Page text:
24 Why would improper circulation of synovial fluid lead to the degeneration of articular cartilages in the affected joint? A.Synovial fluid nourishes articular cartilage. B.Blood flow follows synovial fluid circulation. C.Articular cartilage is composed of synovial fluid. D.Both A and B. 24

25 Joint Injuries 1.Sprain: damage to ligament -Some collagen torn, slow to heal 2.Bursitis: -Inflammation of a bursa due to trauma, infection, or repetitive motion ** Synovial joints stabilized by articular capsule and accessory structures to restrict mobility: Increase Mobility = Decrease Stability = Increase chance of dislocation 25

26 Injuries Luxation: –Dislocation articulating surfaces forced out of position –Joint Displacement –Usually damages articular cartilage, ligaments, and joint capsule –Pain receptors in all CT of the Joint, except articular cartilage, to prevent actions Subluxation: –Partial dislocation –Displacement beyond usual anatomical limitation “Double Jointed” 26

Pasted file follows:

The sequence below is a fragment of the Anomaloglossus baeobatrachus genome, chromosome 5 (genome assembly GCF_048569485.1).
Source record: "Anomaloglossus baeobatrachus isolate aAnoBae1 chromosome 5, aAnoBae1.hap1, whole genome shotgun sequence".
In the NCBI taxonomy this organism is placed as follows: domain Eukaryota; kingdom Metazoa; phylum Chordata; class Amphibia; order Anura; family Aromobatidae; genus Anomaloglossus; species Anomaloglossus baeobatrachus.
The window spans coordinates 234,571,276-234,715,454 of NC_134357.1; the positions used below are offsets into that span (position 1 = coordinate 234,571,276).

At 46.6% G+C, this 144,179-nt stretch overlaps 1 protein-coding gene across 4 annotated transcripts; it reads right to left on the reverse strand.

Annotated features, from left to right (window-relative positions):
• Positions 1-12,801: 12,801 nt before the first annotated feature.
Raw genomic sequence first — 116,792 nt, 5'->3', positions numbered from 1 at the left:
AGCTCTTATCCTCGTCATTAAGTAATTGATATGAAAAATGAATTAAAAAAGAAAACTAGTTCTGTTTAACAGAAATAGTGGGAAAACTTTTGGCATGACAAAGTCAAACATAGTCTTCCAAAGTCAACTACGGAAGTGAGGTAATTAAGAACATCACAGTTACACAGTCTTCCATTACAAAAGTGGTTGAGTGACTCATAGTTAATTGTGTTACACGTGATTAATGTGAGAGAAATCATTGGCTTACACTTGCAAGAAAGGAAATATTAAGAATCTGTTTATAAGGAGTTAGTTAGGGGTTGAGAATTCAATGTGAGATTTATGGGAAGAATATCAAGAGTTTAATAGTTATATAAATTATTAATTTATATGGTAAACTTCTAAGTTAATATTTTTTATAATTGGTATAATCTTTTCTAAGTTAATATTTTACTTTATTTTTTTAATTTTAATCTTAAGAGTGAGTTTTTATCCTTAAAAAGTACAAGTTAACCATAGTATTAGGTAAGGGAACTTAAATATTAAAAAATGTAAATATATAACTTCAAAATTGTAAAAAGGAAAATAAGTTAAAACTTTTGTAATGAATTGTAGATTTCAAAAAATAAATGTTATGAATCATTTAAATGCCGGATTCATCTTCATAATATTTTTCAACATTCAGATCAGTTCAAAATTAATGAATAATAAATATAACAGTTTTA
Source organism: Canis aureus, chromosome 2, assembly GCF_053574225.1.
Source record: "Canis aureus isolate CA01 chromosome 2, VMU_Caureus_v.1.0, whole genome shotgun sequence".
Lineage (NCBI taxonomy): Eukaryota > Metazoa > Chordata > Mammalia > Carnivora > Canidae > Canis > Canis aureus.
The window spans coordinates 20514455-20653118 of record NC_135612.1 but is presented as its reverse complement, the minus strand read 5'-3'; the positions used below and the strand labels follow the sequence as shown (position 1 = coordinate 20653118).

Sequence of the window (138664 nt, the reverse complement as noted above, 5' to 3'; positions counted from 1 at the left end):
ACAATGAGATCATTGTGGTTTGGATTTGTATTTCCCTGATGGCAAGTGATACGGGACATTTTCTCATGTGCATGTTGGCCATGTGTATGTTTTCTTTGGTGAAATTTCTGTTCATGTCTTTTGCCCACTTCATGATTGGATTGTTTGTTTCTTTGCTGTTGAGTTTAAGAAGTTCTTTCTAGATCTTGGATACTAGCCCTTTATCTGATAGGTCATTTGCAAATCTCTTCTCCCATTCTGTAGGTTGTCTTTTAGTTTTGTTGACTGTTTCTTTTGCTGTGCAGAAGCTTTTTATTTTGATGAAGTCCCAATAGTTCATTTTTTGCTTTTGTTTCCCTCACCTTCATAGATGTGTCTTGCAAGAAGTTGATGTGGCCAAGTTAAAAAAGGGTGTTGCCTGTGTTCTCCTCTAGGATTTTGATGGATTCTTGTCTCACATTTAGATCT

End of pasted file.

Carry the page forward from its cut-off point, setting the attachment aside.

27 The dynamic movements of the skeleton. 27

28 Movements at Synovial Joints 1.Linear Movements: -Gliding: slight movement in any direction 2.Angular Movements: one plane of motion -Flexion: reduce angle in frontal plane -Extension: increase angle in frontal place -Hyperextension: extension past anatomical position -Abduction: move away from longitudinal axis in sagittal plane -Adduction: move toward longitudinal axis in sagittal plane -Circumduction: move in loop without rotation 3.Rotational Movements: turn on axis -Medial Rotation: turn in toward body -Lateral Rotation: turn out away from body 28

29 Linear Motion Pencil maintains vertical orientation, but changes position Figure 9–2a, b 29

30 Angular Motion Pencil maintains position, but changes orientation Figure 9–2c 30

31 Circumduction Circular angular motion Figure 9–2d 31

32 Rotation Pencil maintains position and orientation, but spins Figure 9–2e 32